Take a hot dog from New York’s famed Coney Island, throw in plenty of Greek immigrants and a booming auto industry, add some chili sauce, a steamed bun, chopped onions, mustard and an epic sibling rivalry and you’ve got the makings of a classic American melting pot story.
That story is told in Coney Detroit, a new book that serves as paean for what’s become the quintessential dish of the Motor City. Coneys — a name that designates not just the dogs but the diners that serve them up — dominate the Detroit landscape. Where many other cities offer the chance to navigate by national chain (turn right at the third Starbucks), in Detroit, directions come in Coneys.
“I’m comfortable saying there are about 500 Coneys at any given time,” in the Detroit region, says Coney Detroit co-author Joe Grimm, who has done some serious investigative digesting on the project — including visiting 100 Coneys in 100 days. (Proceeds from the book will go to Detroit’s Gleaners’ Food Bank.)
The history of Detroit Coneys harks back to the early 20th century, when thousands of Greek immigrants were streaming into the city’s burgeoning Greektown. But first, they had to stop at New York’s Ellis Island — not too far from the famed amusements of Coney Island, where Nathan Handwerker was already peddling his famous hot dogs.
No one knows for sure who brought the Coney to Detroit, Grimm says, but everyone knows who made it famous: William “Bill” and Constantine “Gust” Keros. Nine decades ago (the exact date is in dispute), the two Greek brothers opened their hot dog joint, American Coney Island, in the heart of downtown Detroit — at the intersection of Michigan Avenue and Lafayette Boulevard, where it still sits today.
Their timing was perfect: In the 1920s, Detroit was a boomtown “busting at the seams,” Grimm says, with workers lured by the solid salaries at the auto factories. (Ford was paying a whopping 5 bucks a day!) So many workers were crammed into the city, there wasn’t enough lodging to go around — people rented rooms in 8-hour shifts. In this bustling environment, a quick grab-and-go lunch was essential. And for newly arrived Greek immigrants, hot dogs were a relatively cheap business to break into.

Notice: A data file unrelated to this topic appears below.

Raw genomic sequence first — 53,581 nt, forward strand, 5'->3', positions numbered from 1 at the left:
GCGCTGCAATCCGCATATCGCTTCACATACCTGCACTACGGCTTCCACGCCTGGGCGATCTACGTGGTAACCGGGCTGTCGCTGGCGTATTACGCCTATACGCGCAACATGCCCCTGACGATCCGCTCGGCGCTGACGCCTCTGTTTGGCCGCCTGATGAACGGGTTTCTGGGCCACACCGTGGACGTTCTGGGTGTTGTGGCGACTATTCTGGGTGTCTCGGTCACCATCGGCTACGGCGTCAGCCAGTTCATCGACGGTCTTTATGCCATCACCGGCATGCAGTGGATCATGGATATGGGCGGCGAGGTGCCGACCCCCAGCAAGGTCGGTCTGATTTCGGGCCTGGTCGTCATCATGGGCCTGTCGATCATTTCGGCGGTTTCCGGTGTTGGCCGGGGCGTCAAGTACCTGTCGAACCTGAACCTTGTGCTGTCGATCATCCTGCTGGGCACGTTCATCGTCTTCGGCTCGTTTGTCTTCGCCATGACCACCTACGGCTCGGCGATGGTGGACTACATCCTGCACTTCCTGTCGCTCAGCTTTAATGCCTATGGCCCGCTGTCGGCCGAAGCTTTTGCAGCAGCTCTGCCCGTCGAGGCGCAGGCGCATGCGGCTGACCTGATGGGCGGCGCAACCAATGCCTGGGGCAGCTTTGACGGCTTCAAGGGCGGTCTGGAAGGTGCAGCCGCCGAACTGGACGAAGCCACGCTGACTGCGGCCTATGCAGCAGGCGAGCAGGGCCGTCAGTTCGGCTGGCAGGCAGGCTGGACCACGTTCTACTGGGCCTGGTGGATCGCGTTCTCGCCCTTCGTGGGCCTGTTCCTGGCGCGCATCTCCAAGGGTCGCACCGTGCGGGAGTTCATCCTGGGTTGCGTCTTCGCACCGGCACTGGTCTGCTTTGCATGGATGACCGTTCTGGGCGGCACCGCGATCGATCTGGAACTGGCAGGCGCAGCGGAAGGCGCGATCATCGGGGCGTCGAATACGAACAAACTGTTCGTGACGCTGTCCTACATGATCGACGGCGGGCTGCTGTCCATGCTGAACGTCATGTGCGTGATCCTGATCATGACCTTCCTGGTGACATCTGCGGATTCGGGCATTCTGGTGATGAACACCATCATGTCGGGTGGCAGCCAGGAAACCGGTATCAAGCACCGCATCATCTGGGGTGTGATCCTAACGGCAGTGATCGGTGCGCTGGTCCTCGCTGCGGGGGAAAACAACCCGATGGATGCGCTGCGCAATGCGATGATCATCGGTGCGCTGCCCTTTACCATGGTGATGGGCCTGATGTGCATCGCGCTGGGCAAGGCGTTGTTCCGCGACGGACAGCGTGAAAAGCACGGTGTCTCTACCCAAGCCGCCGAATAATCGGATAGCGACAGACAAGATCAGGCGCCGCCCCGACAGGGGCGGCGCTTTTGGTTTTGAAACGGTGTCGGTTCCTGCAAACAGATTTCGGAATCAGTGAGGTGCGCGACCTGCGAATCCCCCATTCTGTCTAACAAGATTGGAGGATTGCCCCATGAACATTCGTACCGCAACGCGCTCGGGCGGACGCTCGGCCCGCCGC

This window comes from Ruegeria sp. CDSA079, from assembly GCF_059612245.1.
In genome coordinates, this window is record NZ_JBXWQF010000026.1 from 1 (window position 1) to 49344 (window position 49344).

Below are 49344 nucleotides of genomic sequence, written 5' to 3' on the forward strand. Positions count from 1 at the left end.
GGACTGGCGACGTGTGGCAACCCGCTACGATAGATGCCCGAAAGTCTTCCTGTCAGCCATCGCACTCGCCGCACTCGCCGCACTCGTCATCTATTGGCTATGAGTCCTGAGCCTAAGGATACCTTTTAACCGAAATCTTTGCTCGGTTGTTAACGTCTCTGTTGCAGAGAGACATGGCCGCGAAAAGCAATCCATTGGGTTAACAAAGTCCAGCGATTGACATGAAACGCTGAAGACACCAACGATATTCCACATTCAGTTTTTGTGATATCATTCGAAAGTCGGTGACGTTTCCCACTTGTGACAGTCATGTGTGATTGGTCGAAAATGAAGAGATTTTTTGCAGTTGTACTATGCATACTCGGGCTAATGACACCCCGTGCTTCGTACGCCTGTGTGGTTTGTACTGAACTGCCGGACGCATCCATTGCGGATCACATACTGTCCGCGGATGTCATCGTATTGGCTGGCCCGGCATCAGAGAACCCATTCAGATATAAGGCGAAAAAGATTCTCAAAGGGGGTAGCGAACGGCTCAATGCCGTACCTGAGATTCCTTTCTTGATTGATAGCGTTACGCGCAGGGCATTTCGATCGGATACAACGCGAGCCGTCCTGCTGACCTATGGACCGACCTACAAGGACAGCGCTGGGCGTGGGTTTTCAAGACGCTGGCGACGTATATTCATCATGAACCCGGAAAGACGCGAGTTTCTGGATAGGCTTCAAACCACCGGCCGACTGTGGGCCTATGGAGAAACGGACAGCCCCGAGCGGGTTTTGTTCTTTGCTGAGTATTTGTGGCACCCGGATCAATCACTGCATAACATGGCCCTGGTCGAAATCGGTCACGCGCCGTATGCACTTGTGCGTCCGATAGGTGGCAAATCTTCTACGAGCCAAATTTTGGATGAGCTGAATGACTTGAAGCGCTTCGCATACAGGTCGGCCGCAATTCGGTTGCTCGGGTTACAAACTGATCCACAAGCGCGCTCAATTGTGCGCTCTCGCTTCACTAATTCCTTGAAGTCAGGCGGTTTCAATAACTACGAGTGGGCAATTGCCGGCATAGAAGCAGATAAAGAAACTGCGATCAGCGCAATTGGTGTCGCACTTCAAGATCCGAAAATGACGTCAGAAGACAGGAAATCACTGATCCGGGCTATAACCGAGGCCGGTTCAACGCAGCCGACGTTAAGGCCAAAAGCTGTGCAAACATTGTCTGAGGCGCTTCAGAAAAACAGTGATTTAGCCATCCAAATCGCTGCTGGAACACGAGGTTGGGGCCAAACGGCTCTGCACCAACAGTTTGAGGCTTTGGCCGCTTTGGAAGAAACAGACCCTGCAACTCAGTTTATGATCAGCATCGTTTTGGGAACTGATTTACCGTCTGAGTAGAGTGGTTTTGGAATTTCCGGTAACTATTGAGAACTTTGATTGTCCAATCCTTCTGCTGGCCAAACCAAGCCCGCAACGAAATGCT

“They were trying to serve American factory workers trying to come in off a crowded street,” Grimm says. “And the best way to turn money in the restaurant business is to turn tables over fast.”
The business was going gangbusters, but eventually Bill and Gust butted heads, and in 1936, Bill decided to open up his own shop, Lafayette Coney — right next door. Thus was born one of Detroit’s most storied rivalries, with each Coney drawing fiercely partisan fans. Even today, Grimm says, there are some Lafayette or American loyalists “who are beyond middle age who will tell you they’ve never stepped into to the other” shop.
Detroit began its long, slow decline mid-century, but the Coneys survived — thanks to a new generation of Greek immigrants who followed the exodus to the suburbs, setting up dozens of Coneys, including several chains. (One of the most successful chains, Kerby’s Koney Island, is run by the extended Keros family.)
Other Michigan cities have also embraced Coneys — in Flint, for example, the hot dogs come topped with a loose meat topping. But it is Detroit where Coneys have reached their apotheosis.
Today transplanted Detroiters can order kits to make their own Coneys at home. (My neighbor in the D.C. suburbs, a Michigan native, likes to keep frozen chili from the National Coney Island chain on hand at all times.)
Coneys even provide a major plot line in Jeffrey Eugenides’ Pulitzer Prize-winning epic Middlesex (one character of Greek descent finds fortune after founding the Hercules Hot Dogs chain).
Coneys, it would seem, have become an essential ingredient in Detroit’s identity. “People who think it’s just a messy hot dog,” Grimm says, “are kind of missing the point.”